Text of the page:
June 2018 Global Commodity Snapshot

Oil Production

Received a short-term shake-up as multiple events provoked oil and macro traders.  First, Libyan fighting around the Ras Lanuf, Es Sider, al-Hariga and Zweitina oil terminals collapsed oil exports by 850,000 barrels per day (bpd) to 150,000 bpd or so.  Also, the US announced their restart of sanctions against Iran effective November which would discourage buyers from continuing imports from that country, particularly affecting China, Japan, India, South Korea, and others.  Iran is negotiating with the EU to figure out a workaround and companies have applied for waivers but the situation promises to be in flux for another four months.  Iran also threatened to attack tankers that sail through the Strait of Hormuz if sanctions are not lifted – a frightening but unlikely prospect given the retaliation by the US and potentially other militaries on vulnerable refineries.  Houthis in Yemen (supplied by Iran) fired missiles at the Saudi capital of Riyadh, though none of them hit.  The continued Venezuelan economic crisis took off another estimated 500,000 bpd in production and the beleaguered country borrowed $5 billion more from China.  We shall see if the money can avoid the chronic corruption to be invested in improving output.  PDVSA (Venezuela’s oil company) is a month middle east oil productionbehind with its existing crude loadings.  Finally, a transformer blowout at an important Canadian oil sands project (the Syncrude Canada joint venture) removed 350,000 bpd from US supplies.  Repairs are not expected to restore deliveries until late July for about half the lost barrels with most of the rest in early August.

On the positive side, OPEC adopted at its June meeting language allowing its members to expand oil production.  Russia and Saudi Arabia already began expanding oil exports with Russia up about 100,000 bpd in June (and a forecast of an additional 150,000 in July – see projections below from an oil consultant) while Saudi Arabia increased by about 460,000 bpd in June, with total production at almost a record.  With Vladimir Putin and Mohammed bin Salman’s meeting at World Cup’s opening match, the world saw an image of cooperation.  OPEC’s newest member, the Republic of Congo, may boost output as much as 65% this year to over 480,000 bpd as two large fields come on line. However, not everyone in OPEC can increase production as per the Bloomberg graphic above.  In relation to ready supply, there are a number of full tankers sitting in the Straits of Malacca, about 6 million barrels worth.  Reuters reported that floating storage of crude oil in Europe has risen to an 18 month high with more offshore Europe than Asia for the first time since early 2015.  Libya in early July bounced that the four oil export terminals were almost back on-line, which would send its exports well back over 1 mbpd.  In short, the world will gets its oil in the near term at least and for the rest of the year.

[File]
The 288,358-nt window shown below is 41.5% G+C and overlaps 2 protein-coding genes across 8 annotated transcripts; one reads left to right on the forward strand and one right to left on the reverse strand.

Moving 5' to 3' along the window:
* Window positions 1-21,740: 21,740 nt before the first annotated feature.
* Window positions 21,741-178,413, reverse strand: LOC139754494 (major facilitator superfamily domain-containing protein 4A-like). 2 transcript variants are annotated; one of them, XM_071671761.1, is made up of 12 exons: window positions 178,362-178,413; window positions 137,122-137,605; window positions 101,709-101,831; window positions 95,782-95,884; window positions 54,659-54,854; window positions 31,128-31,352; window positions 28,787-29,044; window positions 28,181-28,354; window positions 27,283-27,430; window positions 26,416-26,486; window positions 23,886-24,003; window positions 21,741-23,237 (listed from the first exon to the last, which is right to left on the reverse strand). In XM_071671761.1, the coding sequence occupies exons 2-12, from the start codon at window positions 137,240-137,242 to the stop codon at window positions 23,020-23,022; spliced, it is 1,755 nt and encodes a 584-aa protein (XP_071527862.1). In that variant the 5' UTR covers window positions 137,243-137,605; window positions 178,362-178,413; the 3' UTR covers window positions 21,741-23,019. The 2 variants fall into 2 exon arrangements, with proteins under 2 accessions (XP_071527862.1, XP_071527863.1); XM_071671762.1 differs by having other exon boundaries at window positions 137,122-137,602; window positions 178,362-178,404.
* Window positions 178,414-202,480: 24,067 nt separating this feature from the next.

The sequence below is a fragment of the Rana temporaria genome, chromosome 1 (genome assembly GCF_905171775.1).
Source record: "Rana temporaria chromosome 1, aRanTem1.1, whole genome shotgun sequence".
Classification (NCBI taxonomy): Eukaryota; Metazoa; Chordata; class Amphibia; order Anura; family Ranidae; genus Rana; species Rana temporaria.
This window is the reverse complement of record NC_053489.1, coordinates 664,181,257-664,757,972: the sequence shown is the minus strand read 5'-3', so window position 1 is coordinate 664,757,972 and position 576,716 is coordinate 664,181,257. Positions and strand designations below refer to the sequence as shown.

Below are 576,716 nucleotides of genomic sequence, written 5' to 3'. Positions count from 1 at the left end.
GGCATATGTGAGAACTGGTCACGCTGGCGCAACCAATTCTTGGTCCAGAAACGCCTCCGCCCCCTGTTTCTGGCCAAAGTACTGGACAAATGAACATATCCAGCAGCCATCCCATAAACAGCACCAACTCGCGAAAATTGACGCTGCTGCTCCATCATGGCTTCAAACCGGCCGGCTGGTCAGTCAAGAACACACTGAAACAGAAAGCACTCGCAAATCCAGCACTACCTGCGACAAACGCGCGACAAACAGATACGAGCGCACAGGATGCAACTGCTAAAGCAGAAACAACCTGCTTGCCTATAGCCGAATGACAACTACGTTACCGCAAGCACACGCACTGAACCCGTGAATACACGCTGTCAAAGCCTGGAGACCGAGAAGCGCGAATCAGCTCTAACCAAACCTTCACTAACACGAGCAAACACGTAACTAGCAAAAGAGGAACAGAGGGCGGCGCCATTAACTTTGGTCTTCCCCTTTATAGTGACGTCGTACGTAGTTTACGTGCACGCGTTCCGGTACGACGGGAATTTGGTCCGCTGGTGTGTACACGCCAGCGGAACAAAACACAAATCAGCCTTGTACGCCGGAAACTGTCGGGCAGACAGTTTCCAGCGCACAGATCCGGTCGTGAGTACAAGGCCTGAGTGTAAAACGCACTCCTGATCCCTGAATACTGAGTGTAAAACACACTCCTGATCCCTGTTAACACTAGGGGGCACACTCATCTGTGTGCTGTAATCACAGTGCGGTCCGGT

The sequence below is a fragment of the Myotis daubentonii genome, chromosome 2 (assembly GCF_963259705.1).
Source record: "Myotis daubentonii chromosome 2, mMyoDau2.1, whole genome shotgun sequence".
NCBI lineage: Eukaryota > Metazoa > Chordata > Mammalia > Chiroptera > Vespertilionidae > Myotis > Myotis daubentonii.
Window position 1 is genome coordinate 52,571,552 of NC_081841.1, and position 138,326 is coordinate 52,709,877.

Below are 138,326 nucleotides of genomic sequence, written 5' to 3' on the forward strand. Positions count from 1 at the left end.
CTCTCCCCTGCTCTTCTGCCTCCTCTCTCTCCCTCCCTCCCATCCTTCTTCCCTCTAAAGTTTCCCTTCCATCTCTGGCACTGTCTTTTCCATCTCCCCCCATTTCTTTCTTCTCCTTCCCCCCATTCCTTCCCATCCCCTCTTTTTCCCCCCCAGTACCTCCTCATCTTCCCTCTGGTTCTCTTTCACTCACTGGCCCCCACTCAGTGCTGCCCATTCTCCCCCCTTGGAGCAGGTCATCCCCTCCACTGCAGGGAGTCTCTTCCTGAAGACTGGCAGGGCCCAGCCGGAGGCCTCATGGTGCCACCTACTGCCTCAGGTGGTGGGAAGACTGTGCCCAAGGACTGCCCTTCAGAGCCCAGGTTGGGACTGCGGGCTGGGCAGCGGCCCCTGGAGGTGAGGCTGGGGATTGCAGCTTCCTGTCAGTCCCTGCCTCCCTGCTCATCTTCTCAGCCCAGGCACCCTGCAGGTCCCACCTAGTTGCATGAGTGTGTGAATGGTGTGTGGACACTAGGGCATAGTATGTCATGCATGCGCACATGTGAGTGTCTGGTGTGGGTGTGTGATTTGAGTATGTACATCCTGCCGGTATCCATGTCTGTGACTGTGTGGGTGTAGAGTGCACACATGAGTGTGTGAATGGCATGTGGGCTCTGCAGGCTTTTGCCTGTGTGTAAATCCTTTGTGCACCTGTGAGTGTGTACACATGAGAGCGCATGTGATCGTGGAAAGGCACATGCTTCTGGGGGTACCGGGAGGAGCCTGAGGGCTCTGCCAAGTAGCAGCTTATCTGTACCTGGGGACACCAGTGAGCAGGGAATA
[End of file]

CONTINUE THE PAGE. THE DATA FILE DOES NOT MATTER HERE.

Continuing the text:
US output

Continued higher to a projected 10.9 mbpd despite a small decline in the oil-drilling rig count from 861 on June 1st to 858 rigs on June 29th.  US crude oil exports continued their high pace, hitting 3 mbpd at the end of June.  The real constraint that the US faces is not production but pipeline and export terminal capacity – can all the oil (and gasoline) actually leave the country to reach eager customers?  Trucking and railroad alternatives are already running at high if not maximum rates.  New pipelines are due to come on line in mid-2019 but with Canada also pushing oil output through the US network, there are bottlenecks.  Refinery runs reached a new high (both absolutely and seasonally) as 18 mbpd was transformed into gasoline, diesel and other products.  May’s US oil exports were primarily to China (about 1/3rd of the total), followed by Canada, the UK, Netherlands and India.  To compare versus last year, China was the #2 destination with Canada in the lead.



Handily won Mexico’s election with his MORENA party taking the largest positions in both houses of the Mexican Congress.  We should expect to see a more confrontational approach to the US as well as perhaps other countries on immigration, NAFTA/trade talks and oil policy.  Obrador wants Mexico to be less dependent on the US for gasoline and natural gas but that will take billions in new investment as well as maintaining good relations with foreign oil exploration and production firms, which does not fit his nationalistic stance.  As an example, Mexican refineries currently run at 48% average capacity, the lowest in their history and half the utilization for US refineries.  Theft by organized crime is also a major issue.  With his newly-won power, Obrador now needs to show the world that he can govern as well as speak.